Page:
Discussion Thread: Fantasy Worlds

fantasy world

I feel like asking someone what their favorite fantasy world is is a loaded question. Oh I don ‘t doubt that people do have their favorite fictional worlds, but I really don’t think that anyone, when it comes right down to it, would want to live in these worlds.

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Jasper Fforde’s The Last Dragonslayer

The Last Dragonslayer

Dreams of bigger, better worlds don’t have to be so great that you can’t have a little bit of fun. Enter Jasper Fforde’s The Last Dragonslayer.

Jennifer Strange has her hands full overseeing a talent management company for magicians. Even when the fifteen-year-old orphan isn’t fulfilling her apprenticeship in magical management by booking wizards for plumbing jobs and magic carpet riders for food delivery, as well as soothing ruffled egos, there’s also the whole issue of magical energy becoming weaker. Strange herself doesn’t have much power, but even her once skillful clients are feeling the effects. What happens if magic runs out? How are they going to keep a roof over their heads? Where did her boss disappear to months ago when he didn’t come back home? And on top of that, there are rumors that the Last Dragonslayer is supposed to kill the last dragon in a few days. Complications ensue.

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Oddly-Specific Genres: Imagining a Better World

You may have heard, we’re Building a Better World at libraries all over the country this summer.  We’re trying to build one here in Berryville too.  But before you build it, you’ve got to dream it!  So dreaming of new and better worlds is what we’re all about this June.

Fantasy authors have been building imaginary new worlds in their writing for years.  Read on and you may just find a new world worth exploring!  Or at least ideas of things we may want to start doing (or avoid doing) in our real world. . . .

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My Year in Reading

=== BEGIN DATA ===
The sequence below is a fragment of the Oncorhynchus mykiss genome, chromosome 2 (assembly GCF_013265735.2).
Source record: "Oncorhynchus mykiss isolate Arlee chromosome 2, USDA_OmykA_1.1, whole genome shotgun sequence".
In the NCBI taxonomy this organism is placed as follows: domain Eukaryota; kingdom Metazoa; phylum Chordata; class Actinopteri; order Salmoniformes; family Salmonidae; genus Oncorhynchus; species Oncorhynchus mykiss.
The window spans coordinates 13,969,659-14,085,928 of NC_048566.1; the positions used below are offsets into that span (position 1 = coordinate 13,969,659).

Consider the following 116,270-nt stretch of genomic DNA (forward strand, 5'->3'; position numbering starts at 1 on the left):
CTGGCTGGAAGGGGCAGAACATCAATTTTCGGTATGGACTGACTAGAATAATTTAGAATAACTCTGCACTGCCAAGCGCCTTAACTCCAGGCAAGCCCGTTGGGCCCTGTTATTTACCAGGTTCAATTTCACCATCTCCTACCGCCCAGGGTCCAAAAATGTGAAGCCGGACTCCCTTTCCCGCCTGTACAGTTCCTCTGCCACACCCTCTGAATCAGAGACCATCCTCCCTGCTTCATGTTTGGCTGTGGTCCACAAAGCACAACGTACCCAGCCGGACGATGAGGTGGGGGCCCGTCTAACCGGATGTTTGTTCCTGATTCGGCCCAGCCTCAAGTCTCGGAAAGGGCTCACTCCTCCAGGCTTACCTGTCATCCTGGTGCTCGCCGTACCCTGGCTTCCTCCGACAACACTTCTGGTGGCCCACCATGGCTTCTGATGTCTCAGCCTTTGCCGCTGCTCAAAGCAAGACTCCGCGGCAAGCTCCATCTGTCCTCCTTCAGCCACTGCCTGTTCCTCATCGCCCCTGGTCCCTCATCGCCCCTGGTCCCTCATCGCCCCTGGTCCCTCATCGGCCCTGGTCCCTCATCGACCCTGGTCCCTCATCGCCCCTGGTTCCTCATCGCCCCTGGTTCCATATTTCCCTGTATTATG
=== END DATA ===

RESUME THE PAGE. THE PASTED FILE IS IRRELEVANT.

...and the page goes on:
What was your year in reading like?

I know a lot of my bookish friends tend to describe their year in reading by how many books they read — and I do that too — but that still doesn’t say much about your year in reading, like what you were actually reading in those 10, 25, 50, 75, 100, etc. books you read over the course of 2016.

And, so to that end, I thought I’d recap my year in reading –a lot of which did not end up on the blog — and you could share your year in reading in the comments.

Note: not all of the books I mention are available in the library, but we can certainly try to get them for you through ILL if you’re interested!

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2016 Library Challenge: A Book with Magic

Magic — yay or nay?

If there’s one thing I’ve learned from working in a library, it’s that people tend to have very strong feelings one way or another on whether they like books with magic or just fantasy in general. Even with our tween book club, for which the average age is ten, most of our members already have pretty firm opinions on the subject, with some really enjoying escaping into another world entirely and others strongly preferring that their fiction is rooted in realism.

If you’re in the first group, you probably won’t have any problem finding a book for this challenge. But if you’re in the latter and are still stumped for something to read or if you just are looking for something to read in general and don’t mind a walk on the fantastical side, here are some suggestions for you!

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Erica Swyler’s The Book of Speculation

the-book-of-speculation

Simon Watson receives an odd gift from a stranger in the mail one day–an old book that records the travels and business of an 18th century circus. The accompanying note suggests that he might like it because it has a distant family connection. Beyond that, Simon is a man who likes old books–he is a reference librarian in his hometown on Long Island. However, rather than the book merely being a piece of the past, Simon finds some troubling revelations about his family as he researches the topic further.

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Ask the Blogger: Death Note/Shaman King

To manga or not to manga.  For me, it was a big NEVER, until last week.  I know this may be an inflammatory statement on my part, for some of you.  But it is the truth.  I had never read any manga and had never really wanted to read it.

However, a few months ago when I was at Books in Bloom, some of our teen volunteers were taking a break at my table, and I made them give me reading suggestions. Bradley told me I needed to read Death Note, and Dustin recommended Shaman King to me. I finally got around to reading their suggestions, and I’m happy to report that my introduction to manga was an enjoyable experience. (Thanks for the great recommendations, guys!)

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